Financial health check: How do you score?
How do you rate your financial security?
When you think about your financial situation, what defines it as ‘healthy’? For 77% of Brits, financial success is having the financial freedom to do what they want without worrying, according to research from Schroders Personal Wealth. Yet, despite this, 48% of adults admit they feel stressed or overwhelmed about their financial situation at times. Taking the time to understand your financial situation and the steps you can take to improve could boost your financial health and overall wellbeing.
The research found that debt is likely to be the biggest cause of stress, with respondents saying becoming debt-free was the top way to achieve financial peace of mind. This was followed by being able to save regularly and taking steps to protect their family in case something should happen to them.
The research broke financial health into four areas. It found that while Brits are good at managing day-to-day finances, looking beyond this is something many are struggling with. In fact, overall, participants, on average, scored just 52 out of 100. Luckily, there are steps you can take in each area to improve your financial health.
1. Getting the basics right: 20/25
Getting the financial basics right is important for building a solid foundation. While the results suggest this is an area many are confident with, there’s still room for improvement.
The basics start with budgeting and how you manage your money. Essentially, you need to ensure you have more money coming in than you do going out. But it also includes how you manage disposable income, do you spend or save it, for example? We’re not saying you shouldn’t indulge in treats or increase your spending, but you should balance spending now with your future.
Even if you’re comfortable with your finances, budgeting is a useful exercise for reviewing your spending and ensuring you’re on track for long-term goals.
2. Manage borrowing: 24/25
While being debt-free was seen as the top way to improve financial health, there are times when taking on debt is unavoidable. Most of us would not be able to purchase a home without using a mortgage, for example. The good news is that most Brits are comfortable managing their borrowing.
The key thing to remember with borrowing is to ensure you can keep up with debt repayments. Missing payments could harm your credit report and access to borrowing in the future, as well as meaning you face additional interest and charges.
To get the most out of your borrowing, regularly review agreements and the amount of interest you’re paying. Switching to new lenders can help you access lower interest rates and allow you to pay off debt quicker. This includes searching for a new mortgage deal when one ends or transferring credit card balances.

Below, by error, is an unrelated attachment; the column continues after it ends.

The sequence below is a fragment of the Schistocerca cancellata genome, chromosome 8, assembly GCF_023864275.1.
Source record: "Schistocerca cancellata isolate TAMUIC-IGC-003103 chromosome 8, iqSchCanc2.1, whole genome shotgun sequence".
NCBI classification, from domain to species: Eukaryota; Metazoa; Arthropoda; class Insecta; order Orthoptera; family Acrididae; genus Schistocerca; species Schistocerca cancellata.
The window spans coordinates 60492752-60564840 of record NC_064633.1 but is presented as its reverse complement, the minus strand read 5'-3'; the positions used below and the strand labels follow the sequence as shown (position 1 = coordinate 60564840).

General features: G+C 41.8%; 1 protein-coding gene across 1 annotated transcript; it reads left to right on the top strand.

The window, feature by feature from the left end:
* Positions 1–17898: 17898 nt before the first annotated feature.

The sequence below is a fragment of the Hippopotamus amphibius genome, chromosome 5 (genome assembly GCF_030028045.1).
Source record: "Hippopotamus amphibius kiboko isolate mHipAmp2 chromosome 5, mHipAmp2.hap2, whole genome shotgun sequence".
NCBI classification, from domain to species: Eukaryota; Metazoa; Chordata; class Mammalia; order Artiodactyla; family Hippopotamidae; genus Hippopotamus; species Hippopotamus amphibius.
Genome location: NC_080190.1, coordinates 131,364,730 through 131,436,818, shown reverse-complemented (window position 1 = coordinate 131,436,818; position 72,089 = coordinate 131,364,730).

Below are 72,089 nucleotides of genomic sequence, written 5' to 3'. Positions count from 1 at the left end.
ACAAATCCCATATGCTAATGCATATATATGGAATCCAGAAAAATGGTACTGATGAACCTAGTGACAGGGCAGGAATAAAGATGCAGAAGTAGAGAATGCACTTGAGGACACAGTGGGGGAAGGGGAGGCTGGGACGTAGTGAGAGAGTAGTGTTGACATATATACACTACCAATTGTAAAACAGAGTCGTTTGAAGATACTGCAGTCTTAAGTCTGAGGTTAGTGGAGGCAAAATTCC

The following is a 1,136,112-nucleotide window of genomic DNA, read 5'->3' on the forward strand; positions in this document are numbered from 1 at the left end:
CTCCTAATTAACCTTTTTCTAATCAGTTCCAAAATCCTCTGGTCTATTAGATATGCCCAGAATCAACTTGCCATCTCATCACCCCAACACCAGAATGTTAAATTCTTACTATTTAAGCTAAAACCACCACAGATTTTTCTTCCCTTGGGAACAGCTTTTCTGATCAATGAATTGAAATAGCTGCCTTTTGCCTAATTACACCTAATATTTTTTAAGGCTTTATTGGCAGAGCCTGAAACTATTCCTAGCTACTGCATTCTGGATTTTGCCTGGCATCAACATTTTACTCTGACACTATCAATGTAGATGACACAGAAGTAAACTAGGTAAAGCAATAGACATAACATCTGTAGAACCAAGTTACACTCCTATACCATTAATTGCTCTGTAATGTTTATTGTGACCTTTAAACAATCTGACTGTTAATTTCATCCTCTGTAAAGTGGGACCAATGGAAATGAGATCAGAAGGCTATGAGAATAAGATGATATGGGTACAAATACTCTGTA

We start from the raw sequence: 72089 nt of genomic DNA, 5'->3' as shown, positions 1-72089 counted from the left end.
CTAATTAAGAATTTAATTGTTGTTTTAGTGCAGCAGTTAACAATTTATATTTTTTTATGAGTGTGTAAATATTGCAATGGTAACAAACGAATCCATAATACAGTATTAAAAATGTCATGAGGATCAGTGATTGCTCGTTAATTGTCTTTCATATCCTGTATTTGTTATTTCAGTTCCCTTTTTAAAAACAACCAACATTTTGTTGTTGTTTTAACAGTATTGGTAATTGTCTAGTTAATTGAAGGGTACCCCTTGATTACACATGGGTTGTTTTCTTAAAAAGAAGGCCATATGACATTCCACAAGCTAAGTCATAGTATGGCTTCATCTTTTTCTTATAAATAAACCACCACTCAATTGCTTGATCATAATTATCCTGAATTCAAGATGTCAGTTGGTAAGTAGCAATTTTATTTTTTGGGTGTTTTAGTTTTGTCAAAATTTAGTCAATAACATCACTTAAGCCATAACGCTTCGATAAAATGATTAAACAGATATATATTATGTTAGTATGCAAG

3. Protect against the unexpected: 3/25
No one wants to think about something going wrong and it can mean we bury our heads in the sand. The survey suggests that’s the case when planning for the unexpected. However, by taking steps now you can improve your financial health and confidence. Two important steps to take are:
Creating an emergency fund that can be used if your income temporarily stops, for instance, if you were too ill to work. This should be a cash account that’s readily accessible. As a general rule, you should have three to six months of expenses in your emergency fund.
Taking out protection products that suit your priorities, such as Income Protection, Critical Illness or Life Insurance. We often take out insurance policies for many things in our life but forget about ourselves. Protection policies fill this gap and will pay out under certain circumstances that can protect you and your loved ones. It’s important to understand what policies cover before taking them out and to review any existing policies, you may have.
4. Plan for the future: 5/25
With financial decisions and pressure now, it’s not surprising that many aren’t focused on the future. Yet, the steps you take now can mean you’re in a far better position in the long term. Whether that’s your retirement lifestyle, supporting children through university or leaving a legacy behind for loved ones.
Thinking about your life goals now can help you make long-term aspirations far more achievable. Retirement planning is a good example of this. The sooner you start saving into a pension or taking other steps to build a retirement fund, the longer investments have to grow and deliver returns.
Review your financial health with a financial planner
It can be difficult to understand how the decisions you make now will affect your plans and lifestyle in the long term. This is one of the areas that working with a financial planner can help you with. From deciding which protection policies are right for you to how much to add to your pension each month, financial planning can help you balance the short and long term.
Please contact us if you’d like to book a meeting with a financial planner.
Please note: This blog is for general information only and does not constitute advice. The information is aimed at retail clients only.
A pension is a long-term investment. The fund value may fluctuate and can go down, which would have an impact on the level of pension benefits available. Your pension income could also be affected by the interest rates at the time you take your benefits.
The tax implications of pension withdrawals will be based on your individual circumstances, tax legislation and regulation which are subject to change in the future.